Updated: January 20, 2013 6:03AM
Dear Annie: Back in May, our son and his wife invited us to a concert at the end of December to celebrate my husband’s milestone birthday. They said it would be their treat, and we all agreed it would be a fun evening.
Over the next few months, we got together often, and no mention was made of the concert. Yesterday, I sent a text saying we were excited about the concert and asked what time we should leave. Our son responded with a text saying they weren’t going and that we should have checked with them sooner.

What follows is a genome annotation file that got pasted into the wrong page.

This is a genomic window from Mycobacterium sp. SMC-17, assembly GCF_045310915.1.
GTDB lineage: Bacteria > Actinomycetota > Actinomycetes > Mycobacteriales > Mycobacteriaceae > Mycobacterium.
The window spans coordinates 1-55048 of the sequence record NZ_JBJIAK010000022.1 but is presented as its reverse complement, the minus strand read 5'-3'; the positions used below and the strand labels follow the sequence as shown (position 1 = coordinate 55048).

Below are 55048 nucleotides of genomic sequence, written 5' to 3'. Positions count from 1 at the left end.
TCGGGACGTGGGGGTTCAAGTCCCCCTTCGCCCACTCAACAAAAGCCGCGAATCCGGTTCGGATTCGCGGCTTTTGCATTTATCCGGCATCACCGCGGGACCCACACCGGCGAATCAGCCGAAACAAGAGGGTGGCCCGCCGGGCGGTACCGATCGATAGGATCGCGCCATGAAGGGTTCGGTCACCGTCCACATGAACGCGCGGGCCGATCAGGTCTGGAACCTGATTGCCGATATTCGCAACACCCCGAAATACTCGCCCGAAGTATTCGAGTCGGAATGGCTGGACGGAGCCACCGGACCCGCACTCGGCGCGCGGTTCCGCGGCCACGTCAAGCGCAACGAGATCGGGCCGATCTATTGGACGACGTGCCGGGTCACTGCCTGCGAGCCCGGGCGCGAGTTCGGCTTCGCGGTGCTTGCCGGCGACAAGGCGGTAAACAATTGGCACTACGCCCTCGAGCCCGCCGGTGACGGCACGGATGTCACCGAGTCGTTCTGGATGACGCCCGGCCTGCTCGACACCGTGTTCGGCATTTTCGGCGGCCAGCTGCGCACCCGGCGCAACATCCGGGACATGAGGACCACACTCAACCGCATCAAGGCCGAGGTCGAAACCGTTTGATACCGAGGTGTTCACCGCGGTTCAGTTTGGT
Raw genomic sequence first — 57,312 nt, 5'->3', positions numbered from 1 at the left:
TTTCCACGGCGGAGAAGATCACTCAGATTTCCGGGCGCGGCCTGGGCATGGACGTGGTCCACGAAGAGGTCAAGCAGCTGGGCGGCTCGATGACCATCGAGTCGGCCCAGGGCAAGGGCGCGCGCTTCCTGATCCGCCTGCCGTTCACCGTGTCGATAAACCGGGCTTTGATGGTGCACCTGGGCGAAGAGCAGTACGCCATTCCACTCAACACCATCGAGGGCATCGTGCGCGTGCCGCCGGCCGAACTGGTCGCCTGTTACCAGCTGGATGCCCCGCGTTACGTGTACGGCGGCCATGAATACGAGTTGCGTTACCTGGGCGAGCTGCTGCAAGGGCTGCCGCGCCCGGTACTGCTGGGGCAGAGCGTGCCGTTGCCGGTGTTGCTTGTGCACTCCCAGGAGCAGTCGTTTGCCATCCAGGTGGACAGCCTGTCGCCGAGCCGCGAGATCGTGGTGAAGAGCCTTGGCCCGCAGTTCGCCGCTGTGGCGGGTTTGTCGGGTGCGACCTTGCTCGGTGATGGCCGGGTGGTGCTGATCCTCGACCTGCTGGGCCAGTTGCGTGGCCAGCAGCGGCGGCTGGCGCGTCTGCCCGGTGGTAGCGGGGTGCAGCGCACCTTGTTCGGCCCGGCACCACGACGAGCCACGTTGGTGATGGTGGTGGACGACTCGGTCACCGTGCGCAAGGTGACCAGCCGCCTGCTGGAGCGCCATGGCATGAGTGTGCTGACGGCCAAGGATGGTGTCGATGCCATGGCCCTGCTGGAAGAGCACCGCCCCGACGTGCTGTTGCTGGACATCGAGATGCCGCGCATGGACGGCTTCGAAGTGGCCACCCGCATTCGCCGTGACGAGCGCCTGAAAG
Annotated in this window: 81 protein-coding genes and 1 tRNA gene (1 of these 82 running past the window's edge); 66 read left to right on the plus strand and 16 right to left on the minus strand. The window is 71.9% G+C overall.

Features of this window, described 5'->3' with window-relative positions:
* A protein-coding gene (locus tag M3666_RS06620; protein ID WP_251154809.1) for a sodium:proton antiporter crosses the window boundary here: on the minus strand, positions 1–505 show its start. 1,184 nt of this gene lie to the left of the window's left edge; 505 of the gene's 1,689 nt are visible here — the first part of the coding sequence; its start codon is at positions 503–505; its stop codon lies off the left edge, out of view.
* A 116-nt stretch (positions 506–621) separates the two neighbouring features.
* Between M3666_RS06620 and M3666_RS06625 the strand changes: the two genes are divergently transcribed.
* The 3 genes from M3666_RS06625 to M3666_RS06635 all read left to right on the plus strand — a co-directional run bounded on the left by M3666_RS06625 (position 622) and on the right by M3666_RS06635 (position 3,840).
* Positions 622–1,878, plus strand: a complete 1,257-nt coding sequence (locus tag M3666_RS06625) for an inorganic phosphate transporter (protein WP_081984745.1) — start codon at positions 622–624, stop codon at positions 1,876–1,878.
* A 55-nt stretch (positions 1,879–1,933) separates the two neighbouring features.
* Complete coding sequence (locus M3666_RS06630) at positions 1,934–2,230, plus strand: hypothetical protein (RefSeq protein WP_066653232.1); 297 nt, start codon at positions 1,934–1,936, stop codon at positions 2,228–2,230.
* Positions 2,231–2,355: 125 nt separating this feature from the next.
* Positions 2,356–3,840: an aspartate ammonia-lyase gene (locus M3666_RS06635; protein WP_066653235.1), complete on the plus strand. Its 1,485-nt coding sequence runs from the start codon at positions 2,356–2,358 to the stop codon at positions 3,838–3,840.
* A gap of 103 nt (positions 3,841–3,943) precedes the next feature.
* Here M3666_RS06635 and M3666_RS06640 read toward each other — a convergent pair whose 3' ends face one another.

Regardless of the reason — whether illness, money, work schedule or whatever — shouldn’t the people who extended the invitation let the guests know there is a change of plans? We are so disappointed and —
Dear Confused: Your son and his wife should not have issued the invitation unless they meant it and certainly should have notified you well in advance if the plans had changed. However, it’s also possible they simply forgot about it until it was too late to get the tickets, in which case, mentioning how excited you were about the upcoming concert in, say, August might have averted this family drama.
One should be diplomatic but not so reticent to speak that these things become an issue.
Good communication, especially between parents and children, can resolve or prevent a great many problems.
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